Now no other pirate is willing to enter the cabin, so Hook himself charges in. He comes out a minute later without his light, and obviously afraid. The other pirates mock him and suspect that the devil is involved. Finally Hook decides to send the children in to fight the mysterious intruder.
This is an interesting moment with regard to Peter’s idea of fairness. Peter has no qualms about murdering any number of pirates in the dark, but he spares Hook because the dark gives him an unfair advantage.
As the children enter the cabin, Peter unlocks their chains. Peter and the children then emerge from the cabin quietly. Peter sneaks over to Wendy, unties her, puts on her shawl, and takes her place. Then he crows again. The pirates think that the sound means all the boys have died and they begin to turn against Hook, who is exposing them to such unholy danger. To pacify them, Hook proposes that they drown Wendy, since a woman on a ship is always bad luck.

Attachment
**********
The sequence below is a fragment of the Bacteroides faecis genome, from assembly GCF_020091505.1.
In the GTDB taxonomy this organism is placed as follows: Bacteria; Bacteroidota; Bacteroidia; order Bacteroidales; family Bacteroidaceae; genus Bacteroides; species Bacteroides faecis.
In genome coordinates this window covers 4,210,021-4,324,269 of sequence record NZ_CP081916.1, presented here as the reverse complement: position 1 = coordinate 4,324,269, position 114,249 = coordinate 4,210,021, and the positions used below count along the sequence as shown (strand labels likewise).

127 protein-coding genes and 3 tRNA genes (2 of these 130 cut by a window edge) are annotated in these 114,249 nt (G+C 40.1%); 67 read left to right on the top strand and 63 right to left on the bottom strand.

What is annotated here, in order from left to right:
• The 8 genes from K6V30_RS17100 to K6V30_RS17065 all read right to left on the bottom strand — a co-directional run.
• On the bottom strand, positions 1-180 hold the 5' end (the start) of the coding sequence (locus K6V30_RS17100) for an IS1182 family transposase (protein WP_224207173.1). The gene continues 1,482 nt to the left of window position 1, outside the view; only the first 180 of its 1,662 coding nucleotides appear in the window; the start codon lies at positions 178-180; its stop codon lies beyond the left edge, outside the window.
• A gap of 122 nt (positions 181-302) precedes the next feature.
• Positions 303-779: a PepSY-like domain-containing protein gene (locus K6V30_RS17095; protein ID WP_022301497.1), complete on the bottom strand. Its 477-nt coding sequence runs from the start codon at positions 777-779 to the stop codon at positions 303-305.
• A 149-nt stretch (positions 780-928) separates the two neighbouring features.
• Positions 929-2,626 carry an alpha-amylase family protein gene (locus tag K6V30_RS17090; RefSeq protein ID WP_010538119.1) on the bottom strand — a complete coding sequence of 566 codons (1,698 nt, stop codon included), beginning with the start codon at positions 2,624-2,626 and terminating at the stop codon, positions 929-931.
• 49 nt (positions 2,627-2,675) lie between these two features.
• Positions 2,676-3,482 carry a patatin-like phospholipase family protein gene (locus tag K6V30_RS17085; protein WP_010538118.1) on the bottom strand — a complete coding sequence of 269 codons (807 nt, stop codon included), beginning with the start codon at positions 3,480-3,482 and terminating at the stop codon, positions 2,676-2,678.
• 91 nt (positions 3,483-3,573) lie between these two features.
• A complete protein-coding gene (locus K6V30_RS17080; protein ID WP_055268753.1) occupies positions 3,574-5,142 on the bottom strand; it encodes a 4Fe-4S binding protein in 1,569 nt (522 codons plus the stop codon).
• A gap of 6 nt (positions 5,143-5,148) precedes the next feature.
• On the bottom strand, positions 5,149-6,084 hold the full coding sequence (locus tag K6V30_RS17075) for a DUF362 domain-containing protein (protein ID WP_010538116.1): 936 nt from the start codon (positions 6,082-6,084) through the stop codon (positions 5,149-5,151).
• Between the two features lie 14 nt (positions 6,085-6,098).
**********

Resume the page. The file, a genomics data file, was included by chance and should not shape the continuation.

The supposed lawlessness of the pirate ship mimics the structures and habits of authoritarian nations. When the leader of a country becomes unpopular, and the country is in some sort of deep trouble, the leader will often deflect the people’s anger onto an innocent third party – a scapegoat. Here, the scapegoat is Wendy.
He approaches the person in the shawl, who reveals himself to be Peter. In that moment of shock, says the narrator, Hook’s “fierce heart broke.” Nevertheless, the boys and the pirates begin a bloody battle. In the confusion, most of the pirates are killed or drowned.
Peter is what Hook hates most. The specter of good form is what Hook fears most. If hatred is always a product of fear, then Hook must hate Peter as a pure symbol of good form.
The time has finally come for Peter to battle Hook. Peter is a wonderful swordsman, but Hook also fights excellently. For a while neither can touch the other, but then Peter stabs Hook through the ribs. The sight of his strange blood nauseates Hook and he drops his sword to the ground. Peter graciously invites Hook to pick it back up, and they resume fighting.